“One of the great uses of Twitter and Facebook (and all social media) will be to prove at the Last Day that prayerlessness was not from lack of time.”
Boom. Such truth.
It’s interesting how the original idea behind the smartphone, and all social media applications that emerged because of it, was created to better connect us in ways that weren’t accessible before. We’re now able to “socialize” without worrying about international fees, physical distance, or any other inconvenient boundaries.
Yet, such convenience comes at a price.
Everywhere I turn, whether it’s at the grocery store, the kid’s play area at the mall, restaurants, and practically all day-to-day social settings, people are glued to their phones. And that’s when it dawned on me: I don’t want to be that person.
My husband and I have an unspoken rule for our family. No phones while we’re eating. No phones while we’re enjoying quality time with each other, with the exception of taking a few photos if we’re out and about. If I get lost in taking too many photos instead of simply enjoying the moment, he’ll gently nudge me as a loving reminder- which I’ve come to seriously appreciate.
That being said, it’s a little too easy to lose track of time browsing news feeds on various apps (Facebook and Instagram primarily), checking e-mails coming in every other minute, receiving notifications for my blog- the list goes on. And while social media has ultimately become a part of our culture in this generation, I don’t want it to translate into my family life.
Too much time on social media detracts from our quality of life. People are posting their edited highlight reels, which most (if not all) of the time, are inaccurate depictions of their actual lives. We can easily get caught up in comparing our unedited, un-enhanced, (completely normal) lives, to the over-saturated, perfectly angled illusions of life that we see on Facebook, Instagram, Pinterest, you name it.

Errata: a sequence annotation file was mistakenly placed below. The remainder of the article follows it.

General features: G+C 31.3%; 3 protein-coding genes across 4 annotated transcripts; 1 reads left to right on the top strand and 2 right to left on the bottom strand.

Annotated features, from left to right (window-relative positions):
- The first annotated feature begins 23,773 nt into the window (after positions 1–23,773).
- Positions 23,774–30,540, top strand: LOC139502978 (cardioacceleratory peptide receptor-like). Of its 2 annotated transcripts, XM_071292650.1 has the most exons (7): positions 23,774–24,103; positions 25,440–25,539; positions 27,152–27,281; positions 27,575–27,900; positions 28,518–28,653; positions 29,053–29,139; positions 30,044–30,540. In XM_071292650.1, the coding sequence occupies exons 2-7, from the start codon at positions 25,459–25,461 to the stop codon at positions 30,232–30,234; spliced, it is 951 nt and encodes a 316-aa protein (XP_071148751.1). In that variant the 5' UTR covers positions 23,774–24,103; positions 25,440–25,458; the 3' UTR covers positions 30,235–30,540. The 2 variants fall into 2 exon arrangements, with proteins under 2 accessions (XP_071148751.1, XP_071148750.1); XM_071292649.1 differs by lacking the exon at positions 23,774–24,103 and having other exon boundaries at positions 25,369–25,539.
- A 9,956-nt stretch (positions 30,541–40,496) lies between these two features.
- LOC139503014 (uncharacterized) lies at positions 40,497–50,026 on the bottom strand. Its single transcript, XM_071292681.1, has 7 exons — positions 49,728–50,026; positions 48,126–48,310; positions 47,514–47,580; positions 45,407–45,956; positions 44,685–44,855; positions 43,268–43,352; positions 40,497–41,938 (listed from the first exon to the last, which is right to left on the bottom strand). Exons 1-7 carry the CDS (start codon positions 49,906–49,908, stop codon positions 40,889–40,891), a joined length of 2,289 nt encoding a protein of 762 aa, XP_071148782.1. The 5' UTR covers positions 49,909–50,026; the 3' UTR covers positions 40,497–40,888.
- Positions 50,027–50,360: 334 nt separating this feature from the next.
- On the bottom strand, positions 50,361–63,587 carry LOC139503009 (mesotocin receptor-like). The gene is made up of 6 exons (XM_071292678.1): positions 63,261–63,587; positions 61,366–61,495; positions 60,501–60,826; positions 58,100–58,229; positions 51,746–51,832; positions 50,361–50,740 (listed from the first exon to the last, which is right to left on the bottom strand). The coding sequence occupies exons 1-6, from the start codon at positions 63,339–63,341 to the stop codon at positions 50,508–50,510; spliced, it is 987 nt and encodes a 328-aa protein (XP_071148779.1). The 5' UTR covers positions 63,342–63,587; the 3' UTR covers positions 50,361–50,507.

As a believer, I’m thankful for the platform social media allows in sharing the gospel as a counter-cultural movement to get people thinking. It also creates a space for an uplifting online community, which is one of the primary reasons I launched this platform, to provide support and hope for women who are hurting + wrestling through hardships- to remind them that they’re not alone in their struggles.
But I’m well aware that social media is not the same thing as being social. Genuinely socializing. Building relationship. Being intentional and delving into deeper relationships with others in person is something social media simply can’t and never will replace. God created us as social beings- to be known deeply. Without technology in between us. Being present and in the moment is thus essential for our spiritual growth and the growth of our surrounding community.
So I want to challenge you, (as I’m applying this to myself as well), to spend less time on your devices. To be more intentional and present with your surroundings. To engage. Deepen relationships. Detach yourself from the unnecessary dependencies that technology has created.
For me, I’m challenging myself to spend more time in prayer and in the Word. John Piper hit the nail on the head with the quote I shared above. We have no excuse by saying we don’t have enough time in the day, if we still have time to spend on social media. It’s a conviction I don’t take lightly. Jesus comes first. And if I’m going to claim that in my own life, there needs to be action. Talk is cheap, and easy to do. But as cliche as the following statement is, it’s true- actions really do speak louder than words. So may we all practice what we preach.